Why Are One-Bedroom Apartments INCREASING in Size?

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The COVID-19 pandemic has led to Americans staying home at a rate never before seen. Time usually spent commuting or leaving the house to attend events and meet up with friends or family is now allocated to indoor living. 

And for that reason alone, it appears as if the newest real estate trend involves the increasing development of larger one-bedroom apartments. 

From Yahoo! Finance:

“By the third quarter of 2020, one-bedroom apartments in urban areas increased to an average 735 square feet, up from 720 square feet in March — the largest size since August 2018, when one-bedroom apartments were an average 737 square feet.

[Developers] react not by adding new product [bigger apartments] but by delaying new starts [of smaller apartments]. Buildings with particularly small apartment footprints are probably being held up [delayed by the coronavirus pandemic] more than others.

For anybody in the real estate space, this is NOT a minor trend. The past ten years have seen the sizes of one-bedroom apartments getting smaller and smaller. Mind you, this was intentional:

“The average one-bedroom apartment size had been steadily decreasing for a decade because it actually brought in higher profits for landlords. The average one-bedroom was 758 square feet in January 2010. 

Renters paid more per square foot before the pandemic, but their overall rent bill was lower, helpful for renters on a budget. Meanwhile, landlords made more money per square foot and were able to squeeze more apartments into buildings and charge a higher price per square foot.”

Why is this happening? Put simply, work-at-home employees want more space to walk around in. So long as they are going to be locked down in their homes, they don’t want to feel like as if they are trapped in a cage. 

This explains why there has been a massive exodus of city dwellers towards the suburbs – cheaper home/rent prices and a larger area of land to walk around. Even when the COVID-19 pandemic is over and we return to some semblance of normality, there will be a greater number of remote workers than ever. 

This leaves apartments located in the downtown areas of major cities with one simple choice: Make their tenant units larger and find a way to lower the cost. It’s either that, or they won’t have anybody returning to the city life anytime soon. 

What do YOU think about this surprising real estate trend? Would you be willing to live in a city apartment if you had a lower monthly rent and a larger amount of space to explore? Reply to this newsletter and share your thoughts with us!

Some Rather Disappointing Gains in Yesterday’s Trading Session…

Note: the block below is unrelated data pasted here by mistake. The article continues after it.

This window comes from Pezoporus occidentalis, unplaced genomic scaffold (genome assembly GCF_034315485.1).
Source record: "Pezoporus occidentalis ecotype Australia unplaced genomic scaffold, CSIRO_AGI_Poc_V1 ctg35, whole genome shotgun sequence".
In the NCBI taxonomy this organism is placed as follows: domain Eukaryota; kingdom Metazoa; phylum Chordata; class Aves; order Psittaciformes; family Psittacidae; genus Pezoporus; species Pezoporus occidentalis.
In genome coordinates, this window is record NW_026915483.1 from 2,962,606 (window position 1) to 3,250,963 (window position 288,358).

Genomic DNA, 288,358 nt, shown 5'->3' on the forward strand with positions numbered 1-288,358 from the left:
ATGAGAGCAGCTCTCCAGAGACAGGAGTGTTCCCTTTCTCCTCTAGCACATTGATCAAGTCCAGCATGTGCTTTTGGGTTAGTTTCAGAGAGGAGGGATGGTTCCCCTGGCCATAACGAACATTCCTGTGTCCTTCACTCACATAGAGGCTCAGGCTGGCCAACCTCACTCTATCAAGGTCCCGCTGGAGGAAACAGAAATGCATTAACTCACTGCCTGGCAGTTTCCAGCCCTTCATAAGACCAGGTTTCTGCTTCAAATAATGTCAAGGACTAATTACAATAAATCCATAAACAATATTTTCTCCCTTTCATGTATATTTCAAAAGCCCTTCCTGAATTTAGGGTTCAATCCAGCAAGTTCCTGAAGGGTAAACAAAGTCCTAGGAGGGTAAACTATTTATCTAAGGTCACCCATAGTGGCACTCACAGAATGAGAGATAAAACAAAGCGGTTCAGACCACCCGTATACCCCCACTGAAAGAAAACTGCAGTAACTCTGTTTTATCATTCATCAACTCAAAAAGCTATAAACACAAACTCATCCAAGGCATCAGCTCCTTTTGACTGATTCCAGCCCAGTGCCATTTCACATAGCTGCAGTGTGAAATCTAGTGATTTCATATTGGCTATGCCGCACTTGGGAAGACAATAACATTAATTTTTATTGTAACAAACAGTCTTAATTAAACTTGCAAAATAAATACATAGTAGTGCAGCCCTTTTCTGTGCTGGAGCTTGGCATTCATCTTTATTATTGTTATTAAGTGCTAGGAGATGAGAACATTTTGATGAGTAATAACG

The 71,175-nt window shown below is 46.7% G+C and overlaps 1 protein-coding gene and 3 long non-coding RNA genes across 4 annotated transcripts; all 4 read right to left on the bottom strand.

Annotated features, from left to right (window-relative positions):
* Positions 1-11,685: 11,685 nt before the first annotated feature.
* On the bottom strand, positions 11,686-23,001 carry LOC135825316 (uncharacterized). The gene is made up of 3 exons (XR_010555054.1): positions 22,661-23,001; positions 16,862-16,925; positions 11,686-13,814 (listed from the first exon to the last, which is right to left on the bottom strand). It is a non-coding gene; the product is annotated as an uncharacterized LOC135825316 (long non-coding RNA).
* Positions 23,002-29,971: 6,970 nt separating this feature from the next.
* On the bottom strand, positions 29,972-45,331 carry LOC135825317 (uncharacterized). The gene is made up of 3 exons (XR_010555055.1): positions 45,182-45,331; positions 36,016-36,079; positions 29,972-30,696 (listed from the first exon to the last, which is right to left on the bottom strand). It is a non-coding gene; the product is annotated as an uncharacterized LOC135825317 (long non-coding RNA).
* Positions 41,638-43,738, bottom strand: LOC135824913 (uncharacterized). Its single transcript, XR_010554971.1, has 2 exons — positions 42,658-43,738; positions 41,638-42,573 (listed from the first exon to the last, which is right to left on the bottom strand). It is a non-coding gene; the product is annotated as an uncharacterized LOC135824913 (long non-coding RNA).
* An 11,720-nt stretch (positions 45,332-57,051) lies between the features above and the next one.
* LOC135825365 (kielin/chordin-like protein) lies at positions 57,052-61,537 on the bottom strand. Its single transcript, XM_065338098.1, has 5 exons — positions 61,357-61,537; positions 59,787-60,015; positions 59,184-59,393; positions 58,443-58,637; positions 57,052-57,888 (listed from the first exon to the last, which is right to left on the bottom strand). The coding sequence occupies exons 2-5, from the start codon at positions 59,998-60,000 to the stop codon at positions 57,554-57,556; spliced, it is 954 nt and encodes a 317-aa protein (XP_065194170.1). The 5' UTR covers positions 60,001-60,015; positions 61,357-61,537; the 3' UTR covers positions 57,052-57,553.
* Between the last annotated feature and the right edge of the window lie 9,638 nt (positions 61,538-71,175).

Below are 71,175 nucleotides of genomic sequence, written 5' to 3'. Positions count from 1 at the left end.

Wednesday saw a day of mostly flat performance in the stock market, with some notable gains being made before they started inexplicably disappearing in the last hour or so of trading. 

Here are the most important numbers you need to know about yesterday’s trading session:

  • Dow Jones: +0.38%
  • S&P 500: +0.1%
  • NASDAQ: -0.3%
  • Tech stocks: -0.70% for Apple, -1.30% for Microsoft, -0.66% for Amazon

A lot of the back-and-forth performance can be explained by Trump’s video rants on Tuesday night, where he effectively refused to sign the $900 stimulus bill. He wants $2,000 for every American instead of $600, and absolutely wants most of the spending allocated towards foreign aid to be eliminated. That, and vetoing the $740 billion defense bill. 

Raymond James’ managing director Edward Mills had this to say about the matter:

“President Trump’s demand for revisions to the COVID relief bill to raise the individual payment amount to $2,000 significantly raises uncertainty for the days ahead, but our base case remains that the bill passed by Congress will become law.

The bill becomes law on Jan. 3 without any action taken by the President – although a government shutdown occurs if the bill is not signed by Dec. 28.”

Once again, it appears as if the markets have now reverted back to a state of complete uncertainty. It’s crickets for now unless something explosive and unexpected happens…

Zoom’s 2021 Goal: Expanding from Videoconferencing to Calendars and Email

Zoom has made a name for itself in 2020 with the world’s increasing reliance on videoconferencing apps for communicating with one another. But seeing that competitors Microsoft and Apple have managed to do what they do – while also offering a suite of additional collaboration tools – it is time for them to expand on their offering. 

According to a report released by The Information, email and calendar will be the next big targets for Zoom:

Zoom has begun developing a web-based email service, ‘and might offer a very early version of the product to some customers next year.’ The story is attributed to ‘two people with direct knowledge of the matter’… Zoom is also ‘looking into’ building a calendar application, and is considering developing corporate directory software.”

On some level, the +367% increase in revenue last quarter isn’t enough for Zoom. They know these meteoric gains will not last in 2021 and beyond unless they start to seriously consider the multiple ways in which workers will use cloud-based technology to work together and share ideas.